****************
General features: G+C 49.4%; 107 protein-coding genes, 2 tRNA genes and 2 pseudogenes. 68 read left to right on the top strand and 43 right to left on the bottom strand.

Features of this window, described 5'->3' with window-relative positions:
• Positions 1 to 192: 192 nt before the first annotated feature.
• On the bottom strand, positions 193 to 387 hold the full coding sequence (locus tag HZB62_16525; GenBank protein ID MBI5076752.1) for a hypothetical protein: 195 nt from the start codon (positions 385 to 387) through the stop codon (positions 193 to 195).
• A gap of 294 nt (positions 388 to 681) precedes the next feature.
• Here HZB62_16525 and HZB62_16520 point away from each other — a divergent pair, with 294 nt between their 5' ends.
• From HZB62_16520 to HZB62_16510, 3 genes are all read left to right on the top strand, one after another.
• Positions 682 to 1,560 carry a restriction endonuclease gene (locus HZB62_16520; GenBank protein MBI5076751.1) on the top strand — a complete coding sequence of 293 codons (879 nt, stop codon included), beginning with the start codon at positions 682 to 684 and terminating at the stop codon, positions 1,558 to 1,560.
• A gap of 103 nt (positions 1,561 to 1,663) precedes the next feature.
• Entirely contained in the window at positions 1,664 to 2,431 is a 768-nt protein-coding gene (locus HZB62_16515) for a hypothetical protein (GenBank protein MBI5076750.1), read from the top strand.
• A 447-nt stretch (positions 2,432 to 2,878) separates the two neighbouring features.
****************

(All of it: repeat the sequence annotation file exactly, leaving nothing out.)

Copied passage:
General features: G+C 49.4%; 107 protein-coding genes, 2 tRNA genes and 2 pseudogenes. 68 read left to right on the top strand and 43 right to left on the bottom strand.

Features of this window, described 5'->3' with window-relative positions:
• Positions 1 to 192: 192 nt before the first annotated feature.
• On the bottom strand, positions 193 to 387 hold the full coding sequence (locus tag HZB62_16525; GenBank protein ID MBI5076752.1) for a hypothetical protein: 195 nt from the start codon (positions 385 to 387) through the stop codon (positions 193 to 195).
• A gap of 294 nt (positions 388 to 681) precedes the next feature.
• Here HZB62_16525 and HZB62_16520 point away from each other — a divergent pair, with 294 nt between their 5' ends.
• From HZB62_16520 to HZB62_16510, 3 genes are all read left to right on the top strand, one after another.
• Positions 682 to 1,560 carry a restriction endonuclease gene (locus HZB62_16520; GenBank protein MBI5076751.1) on the top strand — a complete coding sequence of 293 codons (879 nt, stop codon included), beginning with the start codon at positions 682 to 684 and terminating at the stop codon, positions 1,558 to 1,560.
• A gap of 103 nt (positions 1,561 to 1,663) precedes the next feature.
• Entirely contained in the window at positions 1,664 to 2,431 is a 768-nt protein-coding gene (locus HZB62_16515) for a hypothetical protein (GenBank protein MBI5076750.1), read from the top strand.
• A 447-nt stretch (positions 2,432 to 2,878) separates the two neighbouring features.